This extremely interesting work starts off with an overview of who the Beatles really were. Through their songs they conveyed their inner most beliefs and thoughts, whether they intended to or not. Each chapter is named after a famous Beatle song, and the book tells in chronological order, how the boys from Liverpool evolved in their thinking, with each new experience, and phase of musical and personal developement, as the 60's unfolded. This book is about religion...The Beatles' religious beliefs that is, and how these beliefs changed as the boys grew and changed. It starts out with the chapter called, 'You Can't Do That' which is a very thorough account of John's controversial Jesus remark and the furor that it caused. But this is not just another retelling. Turner researched this very carefully and the facts he has unturned will really surprise you. You will for the first time, find out what really happened behind the scenes to turn an innocent remark made to a friend, into a major, fiasco that not only changed the course of the Beatles' career but the careers of many others. You will hear about Tommy Charles the Alabama DJ, Art Unger the editor of Datebook Magazine, and other people who played a pivotal roll in the media circus that followed. This was my favorite chapter. Trust me, you will never again, see this incident in the same light. After this chapter the story "goes back, back back" to Liverpool, and you will read about the different religious backgrounds of the four musicians. Again, a lot of very new info. is disclosed. As Turner remarks in the prologue, so much has been written about John Lennon.... "the games he played in the street" or "the drawings he made for Aunt Mimi", his rebellousness,losing his mother twice, beating up Bob Wooler at a certain so and so's 21st birthday party,Yoko, Yoko, Yoko, blah blah blah,...but nothing has ever been written about his extensive religious background. Yes that's right...extensive. From the time he was very young the kid practically lived in church. He was in the choir, bible studies, church youth group,etc. He studied his catecism and made his confirmation. So by the time he was 25, he was in a very good position to give his oppinions on Christianity, good or bad. In other words, he wasn't just an arrogant pop star shooting off his mouth. The guy new his Bible. He knew about Jesus'life. He knew about the apostles. Turner makes a very good point in this chapter. He says, only someone who had been immersed in the teachings of Christianity could turn around and be so blasphemous in his drawings and writing. Someone like Paul McCartney, who was not raised in the church would never be this irreverent, because he didn't care enough to be. He had nothing to rebel against because it was never forced on him. In reading about their various religious backgrounds, I most identified with Paul and George. Both were baptised Catholics with devoutly Catholic mothers but because of their blue collar, agnostic fathers, the church became of diminished importance as they grew older. This really resonated with me. All readers will find themselves identifying with at least one of these guys, as you read this. Ringo, who's mom was Protestant, had even less religion than Paul or George.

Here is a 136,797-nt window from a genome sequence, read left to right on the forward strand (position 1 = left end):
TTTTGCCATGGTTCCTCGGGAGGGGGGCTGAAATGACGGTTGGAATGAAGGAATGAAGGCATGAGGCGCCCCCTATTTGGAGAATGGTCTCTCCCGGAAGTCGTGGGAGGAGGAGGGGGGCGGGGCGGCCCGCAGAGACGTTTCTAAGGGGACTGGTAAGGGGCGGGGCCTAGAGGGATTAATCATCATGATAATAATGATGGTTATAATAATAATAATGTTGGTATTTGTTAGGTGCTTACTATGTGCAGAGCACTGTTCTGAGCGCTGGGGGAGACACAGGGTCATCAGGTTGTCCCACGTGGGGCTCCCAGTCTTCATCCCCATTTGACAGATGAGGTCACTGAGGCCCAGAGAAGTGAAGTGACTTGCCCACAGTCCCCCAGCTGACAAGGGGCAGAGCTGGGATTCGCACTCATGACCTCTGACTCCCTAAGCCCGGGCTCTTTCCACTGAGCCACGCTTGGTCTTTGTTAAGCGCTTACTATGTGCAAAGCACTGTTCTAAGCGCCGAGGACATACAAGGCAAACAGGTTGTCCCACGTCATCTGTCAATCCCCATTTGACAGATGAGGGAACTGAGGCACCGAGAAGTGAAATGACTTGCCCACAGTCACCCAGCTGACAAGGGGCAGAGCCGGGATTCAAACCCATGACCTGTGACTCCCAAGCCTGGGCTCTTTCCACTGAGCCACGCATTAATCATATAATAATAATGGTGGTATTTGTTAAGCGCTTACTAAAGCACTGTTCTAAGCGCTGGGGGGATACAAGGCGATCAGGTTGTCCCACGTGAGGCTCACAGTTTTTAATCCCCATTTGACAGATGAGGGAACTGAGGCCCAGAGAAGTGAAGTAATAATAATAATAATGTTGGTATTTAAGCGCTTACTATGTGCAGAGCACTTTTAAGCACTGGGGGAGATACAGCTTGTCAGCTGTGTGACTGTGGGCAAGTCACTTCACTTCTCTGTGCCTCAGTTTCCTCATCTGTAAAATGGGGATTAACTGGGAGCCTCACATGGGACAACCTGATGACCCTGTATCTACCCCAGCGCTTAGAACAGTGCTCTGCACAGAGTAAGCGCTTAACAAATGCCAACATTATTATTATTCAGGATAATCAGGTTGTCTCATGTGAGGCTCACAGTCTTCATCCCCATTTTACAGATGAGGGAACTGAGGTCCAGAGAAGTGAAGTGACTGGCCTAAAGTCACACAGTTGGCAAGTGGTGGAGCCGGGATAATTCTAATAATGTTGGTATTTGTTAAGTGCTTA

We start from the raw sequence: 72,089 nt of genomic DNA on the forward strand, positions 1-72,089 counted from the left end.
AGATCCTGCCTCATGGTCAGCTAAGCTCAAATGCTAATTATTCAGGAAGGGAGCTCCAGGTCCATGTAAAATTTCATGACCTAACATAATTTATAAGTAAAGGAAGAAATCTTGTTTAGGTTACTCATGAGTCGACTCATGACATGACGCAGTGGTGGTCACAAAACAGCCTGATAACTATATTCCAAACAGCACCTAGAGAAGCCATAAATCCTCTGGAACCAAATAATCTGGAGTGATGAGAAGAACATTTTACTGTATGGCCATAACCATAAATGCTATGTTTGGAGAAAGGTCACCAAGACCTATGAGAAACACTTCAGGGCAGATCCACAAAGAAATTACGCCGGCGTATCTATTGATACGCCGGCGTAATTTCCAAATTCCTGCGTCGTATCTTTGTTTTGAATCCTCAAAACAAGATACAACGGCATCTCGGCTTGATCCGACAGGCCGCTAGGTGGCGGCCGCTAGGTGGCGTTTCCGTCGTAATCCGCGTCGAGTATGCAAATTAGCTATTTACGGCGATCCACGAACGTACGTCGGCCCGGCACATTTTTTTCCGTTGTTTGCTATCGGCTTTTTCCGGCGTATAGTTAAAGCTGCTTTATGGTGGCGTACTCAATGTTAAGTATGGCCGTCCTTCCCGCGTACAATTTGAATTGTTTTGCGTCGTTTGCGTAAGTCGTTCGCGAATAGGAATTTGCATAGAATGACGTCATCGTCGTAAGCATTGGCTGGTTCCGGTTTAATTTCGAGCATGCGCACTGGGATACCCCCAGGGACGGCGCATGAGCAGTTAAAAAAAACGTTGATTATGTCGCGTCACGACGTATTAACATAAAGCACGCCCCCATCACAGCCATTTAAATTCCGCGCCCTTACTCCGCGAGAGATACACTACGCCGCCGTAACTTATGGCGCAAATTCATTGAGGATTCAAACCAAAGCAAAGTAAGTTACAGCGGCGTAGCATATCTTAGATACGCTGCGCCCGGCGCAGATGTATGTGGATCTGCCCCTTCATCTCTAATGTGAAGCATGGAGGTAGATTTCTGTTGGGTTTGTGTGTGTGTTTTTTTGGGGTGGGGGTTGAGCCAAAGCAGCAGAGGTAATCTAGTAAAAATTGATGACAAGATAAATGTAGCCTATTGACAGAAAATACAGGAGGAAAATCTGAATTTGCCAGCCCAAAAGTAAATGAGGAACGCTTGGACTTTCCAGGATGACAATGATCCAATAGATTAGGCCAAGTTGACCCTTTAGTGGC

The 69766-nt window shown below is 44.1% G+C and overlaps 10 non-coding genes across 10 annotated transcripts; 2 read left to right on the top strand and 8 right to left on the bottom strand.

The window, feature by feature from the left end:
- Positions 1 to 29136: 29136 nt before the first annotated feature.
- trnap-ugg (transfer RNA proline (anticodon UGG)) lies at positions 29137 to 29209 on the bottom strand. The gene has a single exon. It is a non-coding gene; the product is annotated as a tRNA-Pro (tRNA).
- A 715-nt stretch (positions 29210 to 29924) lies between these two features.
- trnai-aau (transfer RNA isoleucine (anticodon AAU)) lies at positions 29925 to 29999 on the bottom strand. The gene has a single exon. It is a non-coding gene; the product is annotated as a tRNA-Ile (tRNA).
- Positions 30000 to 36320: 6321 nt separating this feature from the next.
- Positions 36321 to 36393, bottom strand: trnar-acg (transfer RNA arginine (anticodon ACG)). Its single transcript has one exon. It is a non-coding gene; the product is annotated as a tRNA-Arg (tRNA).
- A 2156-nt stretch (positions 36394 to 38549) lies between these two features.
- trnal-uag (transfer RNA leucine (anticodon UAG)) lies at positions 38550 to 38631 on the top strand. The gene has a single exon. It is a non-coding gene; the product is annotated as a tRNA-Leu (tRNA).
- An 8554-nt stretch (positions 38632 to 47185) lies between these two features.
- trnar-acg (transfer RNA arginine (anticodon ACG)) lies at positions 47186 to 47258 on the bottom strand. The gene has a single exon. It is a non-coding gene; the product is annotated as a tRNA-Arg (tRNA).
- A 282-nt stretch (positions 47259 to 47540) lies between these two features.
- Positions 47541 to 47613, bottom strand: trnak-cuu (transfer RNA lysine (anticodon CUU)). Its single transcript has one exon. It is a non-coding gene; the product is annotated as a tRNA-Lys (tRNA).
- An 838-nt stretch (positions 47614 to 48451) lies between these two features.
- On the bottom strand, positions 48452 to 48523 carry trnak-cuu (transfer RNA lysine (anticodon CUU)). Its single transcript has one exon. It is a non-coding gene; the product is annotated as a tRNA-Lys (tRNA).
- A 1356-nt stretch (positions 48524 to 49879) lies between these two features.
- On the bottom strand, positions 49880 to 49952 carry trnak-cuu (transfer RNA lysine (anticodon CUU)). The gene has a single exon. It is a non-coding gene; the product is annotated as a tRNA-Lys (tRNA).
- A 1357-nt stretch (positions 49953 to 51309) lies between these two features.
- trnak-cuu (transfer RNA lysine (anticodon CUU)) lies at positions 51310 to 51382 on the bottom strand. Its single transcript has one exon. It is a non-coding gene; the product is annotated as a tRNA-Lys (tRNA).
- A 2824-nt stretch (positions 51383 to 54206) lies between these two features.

Each chapter thereafter, traces the changes they experienced, from "post-Christian,existentialist, agnostics", to Hinduism, Buddism, Zen Buddism, Christianity (John and George), to fully realised...post- Christian,existentialist, agnostics. Except for George of course. Everyone knows the extent of his love for his God, and how he arrived there. This is facinatingly detailed in the book. I have a new respect for George Harrison after reading about his remarkable journey. But that leads me to another point. All four Beatles were on a constant journey. Always learning and growing. Some of the things they found out weren't right, so they moved on until they found what they were looking for. For Paul, it was fundamentalist vegetarianism, based on a respect for the lives of all living beings, home, family,and a return to the values that he learned from his down to earth dad. After going through the pain of alcoholism, Ringo has the sense that there is something bigger and greater, and for the first time in his life he knows what people mean when they refer to "God". And John?...He was still searching when his life was cut short by... a "Christian".
I've read so many books about the Beatles, I thought I knew everything about them, but I learned once again that you can't know everything about these guys. No matter how much you read about and research them, there will always be something you didn't hit upon. Always a new perspective that was unexplored. You will enjoy this book. I learned so much.